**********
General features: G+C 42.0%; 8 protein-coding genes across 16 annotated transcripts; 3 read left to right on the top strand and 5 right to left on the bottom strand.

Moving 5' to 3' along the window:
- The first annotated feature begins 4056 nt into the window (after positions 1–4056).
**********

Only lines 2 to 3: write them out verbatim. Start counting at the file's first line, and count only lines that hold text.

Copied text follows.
Moving 5' to 3' along the window:
- The first annotated feature begins 4056 nt into the window (after positions 1–4056).